626 Night Market
It has been said that the San Gabriel Valley, located east of Los Angeles, has the best Chinese food in the United States. The reason is understandable. You can find dishes from every province of China in the area.
Maybe that is why The Valley was selected to host the country’s largest night market (at least, that is what the organizers claim).
The 626 Night Market takes place monthly during the summer each year. The original event was conceived by a businessman born in Taiwan and raised in Southern California. He was interested in bringing the Shilin Night Market (Taipei) experience to Los Angeles.
The inaugural event took place in Old Town Pasadena. Since huge crowds clogged the event, the market was moved to the Santa Anita Park in Arcadia.
The event has expanded to Downtown Los Angeles and Orange County because of its success.
I have followed this event for quite some time but didn’t have the opportunity to attend until last weekend (on its fourth season).
I have been to night markets in Bangkok, Chiang Mai and Shanghai. As expected, there are big differences between this market and the ones in Asia. However, I enjoyed the event and found it fascinating.
Let’s take a look at some of the highlights so you can have a better idea of what was on offer.
The night market took place at the historic Santa Anita Park. Now, this “park” is a racetrack which offers prominent racing events during winter and spring.
I didn’t realize I was going to a racetrack until I arrived. In my mind, horses and night markets are a strange combination. However, the massive facilities are ideal to host loads of people.
You can walk and sit around the facilities while the market is taking place. I think it is very cool to have your food with the San Gabriel Mountains as your backdrop. Also, elegant horse motives are everywhere.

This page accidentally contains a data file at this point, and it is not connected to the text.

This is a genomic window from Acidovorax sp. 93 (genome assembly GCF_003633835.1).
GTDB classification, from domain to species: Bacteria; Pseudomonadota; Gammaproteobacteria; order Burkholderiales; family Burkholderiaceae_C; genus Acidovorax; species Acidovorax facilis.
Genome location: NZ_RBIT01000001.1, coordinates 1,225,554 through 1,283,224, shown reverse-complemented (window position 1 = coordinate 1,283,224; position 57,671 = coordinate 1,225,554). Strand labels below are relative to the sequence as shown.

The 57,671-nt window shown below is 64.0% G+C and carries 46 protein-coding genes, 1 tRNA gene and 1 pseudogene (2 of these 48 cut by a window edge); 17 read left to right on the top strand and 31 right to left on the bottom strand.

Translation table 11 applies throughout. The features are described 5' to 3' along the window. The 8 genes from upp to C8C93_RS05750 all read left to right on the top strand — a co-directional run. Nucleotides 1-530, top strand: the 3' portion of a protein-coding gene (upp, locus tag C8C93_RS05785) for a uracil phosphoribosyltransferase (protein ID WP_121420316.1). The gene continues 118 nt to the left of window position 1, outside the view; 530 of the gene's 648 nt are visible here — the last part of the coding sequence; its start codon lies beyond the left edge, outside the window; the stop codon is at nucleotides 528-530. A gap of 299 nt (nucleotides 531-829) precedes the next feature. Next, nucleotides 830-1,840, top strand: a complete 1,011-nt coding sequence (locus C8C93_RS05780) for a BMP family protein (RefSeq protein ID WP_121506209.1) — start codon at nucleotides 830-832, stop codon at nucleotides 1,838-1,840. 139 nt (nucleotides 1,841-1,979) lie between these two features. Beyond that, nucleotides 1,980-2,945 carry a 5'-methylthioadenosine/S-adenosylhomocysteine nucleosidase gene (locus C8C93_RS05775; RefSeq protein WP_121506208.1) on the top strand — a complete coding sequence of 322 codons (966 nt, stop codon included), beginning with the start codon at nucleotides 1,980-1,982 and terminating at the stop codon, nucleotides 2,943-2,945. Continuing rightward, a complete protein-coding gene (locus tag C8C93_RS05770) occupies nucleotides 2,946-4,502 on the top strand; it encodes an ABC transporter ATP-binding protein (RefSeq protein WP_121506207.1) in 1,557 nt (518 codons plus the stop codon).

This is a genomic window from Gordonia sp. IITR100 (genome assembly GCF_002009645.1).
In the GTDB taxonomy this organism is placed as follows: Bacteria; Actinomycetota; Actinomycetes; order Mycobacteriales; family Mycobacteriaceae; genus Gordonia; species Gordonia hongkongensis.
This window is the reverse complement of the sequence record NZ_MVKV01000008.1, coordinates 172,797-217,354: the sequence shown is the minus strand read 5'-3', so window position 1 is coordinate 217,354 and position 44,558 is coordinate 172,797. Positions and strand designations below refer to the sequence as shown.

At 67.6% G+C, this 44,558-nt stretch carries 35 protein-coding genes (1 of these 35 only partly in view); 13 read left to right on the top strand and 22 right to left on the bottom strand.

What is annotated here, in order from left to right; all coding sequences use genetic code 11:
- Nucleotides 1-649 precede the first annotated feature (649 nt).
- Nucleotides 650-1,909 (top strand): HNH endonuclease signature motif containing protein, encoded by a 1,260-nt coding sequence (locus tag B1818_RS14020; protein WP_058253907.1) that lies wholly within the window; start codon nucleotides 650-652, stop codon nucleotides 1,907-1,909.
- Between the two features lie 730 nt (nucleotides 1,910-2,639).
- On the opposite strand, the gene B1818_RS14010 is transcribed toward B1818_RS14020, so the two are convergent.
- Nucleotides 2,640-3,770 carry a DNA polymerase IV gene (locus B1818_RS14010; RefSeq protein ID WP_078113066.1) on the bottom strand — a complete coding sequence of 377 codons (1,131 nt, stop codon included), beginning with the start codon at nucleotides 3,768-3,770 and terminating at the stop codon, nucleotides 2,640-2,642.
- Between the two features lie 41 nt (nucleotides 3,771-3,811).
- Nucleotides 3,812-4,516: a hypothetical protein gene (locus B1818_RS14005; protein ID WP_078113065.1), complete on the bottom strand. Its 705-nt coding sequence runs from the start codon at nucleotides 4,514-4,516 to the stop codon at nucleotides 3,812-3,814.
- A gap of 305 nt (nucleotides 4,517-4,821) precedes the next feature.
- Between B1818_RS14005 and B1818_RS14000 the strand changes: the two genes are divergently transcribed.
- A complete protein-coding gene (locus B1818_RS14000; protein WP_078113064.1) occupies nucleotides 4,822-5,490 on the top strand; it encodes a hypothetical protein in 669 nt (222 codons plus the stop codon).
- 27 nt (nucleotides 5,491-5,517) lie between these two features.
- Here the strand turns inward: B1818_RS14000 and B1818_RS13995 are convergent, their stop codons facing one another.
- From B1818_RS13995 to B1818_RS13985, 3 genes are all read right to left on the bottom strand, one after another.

The venue is beautiful but, let’s be honest, you do not attend a night market to stare at the mountains.
With over 160 food stalls, you can go crazy eating around.
The kings of the market were the skewers.
There were meat, chicken and pork skewers.
Also, there were more imaginative (or tasty) options. For example, hearts, intestines and kidneys were abundant.
Chicken butt was there waiting for you too.
We cannot forget about the pig’s feet.
The squid skewers were very popular. Take a look at these ones prepared over the grill. They were left over the fire with a press over them.
Once they were almost ready, the sharp part of the press was used to cut the body sides into fine strips.
Finally, the tender squid was slathered with sauce and served over a plate.
There was a different version of the squid skewer: a fried, giant bomb.
I spotted it for the first time when this guy was taking one piece out of the fryer.
We continued finding stalls selling the giant squids. We ended up buying ours. This one is so big that is held by two thick sticks.
Once you received it, you make a line to use scissors to cut the thing into pieces. You can have it with Thousand Island dressing (which I found odd).
Spiral fries were also served on sticks.
The variety of deserts was varied. A lot of stalls were selling ice cream, yogurt (in a u-shaped cone), popsicles and gelato.
I liked this stall selling Thai popsicles.
These thin pancakes were filed with ice cream.
And, I couldn’t get enough of the cute ice cream served in a flower pot. Chocolate ice cream was placed in a cup and covered with crumbled chocolate cookies (to simulate the soil). The cup was placed inside a pot and garnished with mint leaves and a colorful gummy worm.
They had churros dipped in all sorts of candy.
And funnel cakes, waffles, macarons, donuts, ice cream sandwiches and more.